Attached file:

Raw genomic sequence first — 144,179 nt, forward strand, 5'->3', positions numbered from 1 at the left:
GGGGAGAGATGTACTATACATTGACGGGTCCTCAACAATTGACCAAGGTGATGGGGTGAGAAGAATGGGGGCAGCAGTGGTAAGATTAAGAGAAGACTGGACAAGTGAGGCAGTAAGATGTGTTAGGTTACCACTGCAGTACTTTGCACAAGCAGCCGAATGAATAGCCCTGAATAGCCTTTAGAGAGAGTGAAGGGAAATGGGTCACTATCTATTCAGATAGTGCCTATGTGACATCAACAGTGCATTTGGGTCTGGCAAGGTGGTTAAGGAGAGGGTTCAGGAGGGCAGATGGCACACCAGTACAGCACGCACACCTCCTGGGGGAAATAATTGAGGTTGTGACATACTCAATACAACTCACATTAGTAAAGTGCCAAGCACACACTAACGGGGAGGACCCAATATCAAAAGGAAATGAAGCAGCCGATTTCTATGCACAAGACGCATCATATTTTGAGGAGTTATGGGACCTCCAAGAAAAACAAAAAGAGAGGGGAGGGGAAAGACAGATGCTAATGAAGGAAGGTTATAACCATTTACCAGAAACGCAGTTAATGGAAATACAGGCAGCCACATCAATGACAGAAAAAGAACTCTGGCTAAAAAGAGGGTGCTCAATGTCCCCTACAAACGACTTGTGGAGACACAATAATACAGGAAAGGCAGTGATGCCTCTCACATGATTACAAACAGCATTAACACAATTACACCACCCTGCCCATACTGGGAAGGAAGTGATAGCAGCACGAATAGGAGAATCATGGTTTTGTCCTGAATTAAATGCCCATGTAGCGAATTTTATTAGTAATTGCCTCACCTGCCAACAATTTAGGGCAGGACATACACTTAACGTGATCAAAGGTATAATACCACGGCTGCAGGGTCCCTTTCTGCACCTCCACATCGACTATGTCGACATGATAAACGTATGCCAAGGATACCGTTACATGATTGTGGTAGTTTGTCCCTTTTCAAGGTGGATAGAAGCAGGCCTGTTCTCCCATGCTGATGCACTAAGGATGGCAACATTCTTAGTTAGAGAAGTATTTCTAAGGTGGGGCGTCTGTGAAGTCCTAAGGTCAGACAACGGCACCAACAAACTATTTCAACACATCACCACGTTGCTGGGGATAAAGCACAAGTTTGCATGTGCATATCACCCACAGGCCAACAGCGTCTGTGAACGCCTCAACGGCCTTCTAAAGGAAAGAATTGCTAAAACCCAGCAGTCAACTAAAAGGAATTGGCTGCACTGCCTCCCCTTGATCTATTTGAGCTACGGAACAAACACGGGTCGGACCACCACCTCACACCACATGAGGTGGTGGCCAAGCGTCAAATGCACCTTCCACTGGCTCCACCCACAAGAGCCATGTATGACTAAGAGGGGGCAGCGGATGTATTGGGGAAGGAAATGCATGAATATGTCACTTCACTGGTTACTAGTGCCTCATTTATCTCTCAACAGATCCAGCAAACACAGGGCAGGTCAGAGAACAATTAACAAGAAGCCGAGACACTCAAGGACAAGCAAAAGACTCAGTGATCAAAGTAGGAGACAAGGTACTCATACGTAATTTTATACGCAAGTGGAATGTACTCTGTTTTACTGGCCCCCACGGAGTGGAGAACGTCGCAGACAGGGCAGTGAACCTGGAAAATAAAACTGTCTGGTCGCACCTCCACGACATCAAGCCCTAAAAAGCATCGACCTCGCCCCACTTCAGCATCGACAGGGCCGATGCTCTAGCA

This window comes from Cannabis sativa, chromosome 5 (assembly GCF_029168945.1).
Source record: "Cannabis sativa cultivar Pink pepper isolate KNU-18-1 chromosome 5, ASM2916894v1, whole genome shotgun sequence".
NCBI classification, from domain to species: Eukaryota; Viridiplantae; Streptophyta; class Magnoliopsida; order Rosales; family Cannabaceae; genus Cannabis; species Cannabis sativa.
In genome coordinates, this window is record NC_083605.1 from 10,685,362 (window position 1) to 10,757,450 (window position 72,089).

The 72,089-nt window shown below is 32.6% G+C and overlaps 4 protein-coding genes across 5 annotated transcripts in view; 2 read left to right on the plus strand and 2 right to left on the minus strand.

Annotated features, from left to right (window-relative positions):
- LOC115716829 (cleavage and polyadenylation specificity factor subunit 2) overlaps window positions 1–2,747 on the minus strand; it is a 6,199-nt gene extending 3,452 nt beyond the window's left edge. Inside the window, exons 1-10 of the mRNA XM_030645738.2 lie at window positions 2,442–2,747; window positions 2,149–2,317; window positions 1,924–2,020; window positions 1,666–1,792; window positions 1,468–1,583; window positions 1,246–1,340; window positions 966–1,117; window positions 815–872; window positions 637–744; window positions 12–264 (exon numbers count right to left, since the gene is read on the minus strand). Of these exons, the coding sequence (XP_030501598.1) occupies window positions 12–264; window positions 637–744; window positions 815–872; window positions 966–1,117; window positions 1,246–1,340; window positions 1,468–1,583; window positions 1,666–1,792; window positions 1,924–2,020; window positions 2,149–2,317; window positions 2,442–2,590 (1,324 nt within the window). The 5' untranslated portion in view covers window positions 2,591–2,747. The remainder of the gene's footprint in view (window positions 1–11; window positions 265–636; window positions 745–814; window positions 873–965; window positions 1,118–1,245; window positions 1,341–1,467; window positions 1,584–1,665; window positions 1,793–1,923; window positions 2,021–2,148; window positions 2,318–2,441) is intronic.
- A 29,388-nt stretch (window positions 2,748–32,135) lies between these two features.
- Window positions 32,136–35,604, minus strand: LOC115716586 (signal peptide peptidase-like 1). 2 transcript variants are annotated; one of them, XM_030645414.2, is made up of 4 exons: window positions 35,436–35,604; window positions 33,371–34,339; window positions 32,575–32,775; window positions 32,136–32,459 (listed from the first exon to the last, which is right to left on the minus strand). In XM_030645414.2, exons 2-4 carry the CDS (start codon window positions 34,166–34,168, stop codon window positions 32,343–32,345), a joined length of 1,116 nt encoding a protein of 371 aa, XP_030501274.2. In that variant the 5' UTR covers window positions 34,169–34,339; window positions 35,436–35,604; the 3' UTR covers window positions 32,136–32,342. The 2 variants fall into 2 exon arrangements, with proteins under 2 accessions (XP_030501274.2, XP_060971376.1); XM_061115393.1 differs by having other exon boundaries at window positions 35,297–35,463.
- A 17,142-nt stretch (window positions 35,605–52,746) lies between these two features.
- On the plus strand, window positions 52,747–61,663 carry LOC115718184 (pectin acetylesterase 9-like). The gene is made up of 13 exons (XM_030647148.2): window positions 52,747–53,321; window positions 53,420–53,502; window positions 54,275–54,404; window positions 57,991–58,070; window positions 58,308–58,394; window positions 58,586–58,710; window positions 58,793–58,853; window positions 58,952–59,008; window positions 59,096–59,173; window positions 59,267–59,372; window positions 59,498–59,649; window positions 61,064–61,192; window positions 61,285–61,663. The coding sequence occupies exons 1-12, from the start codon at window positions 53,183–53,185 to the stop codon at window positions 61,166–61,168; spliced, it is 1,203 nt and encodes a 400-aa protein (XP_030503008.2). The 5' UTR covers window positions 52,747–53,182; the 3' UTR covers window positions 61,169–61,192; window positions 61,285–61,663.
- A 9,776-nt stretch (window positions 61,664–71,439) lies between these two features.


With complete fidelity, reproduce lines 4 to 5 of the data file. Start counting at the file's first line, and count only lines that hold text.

Source record: "Cannabis sativa cultivar Pink pepper isolate KNU-18-1 chromosome 5, ASM2916894v1, whole genome shotgun sequence".
NCBI classification, from domain to species: Eukaryota; Viridiplantae; Streptophyta; class Magnoliopsida; order Rosales; family Cannabaceae; genus Cannabis; species Cannabis sativa.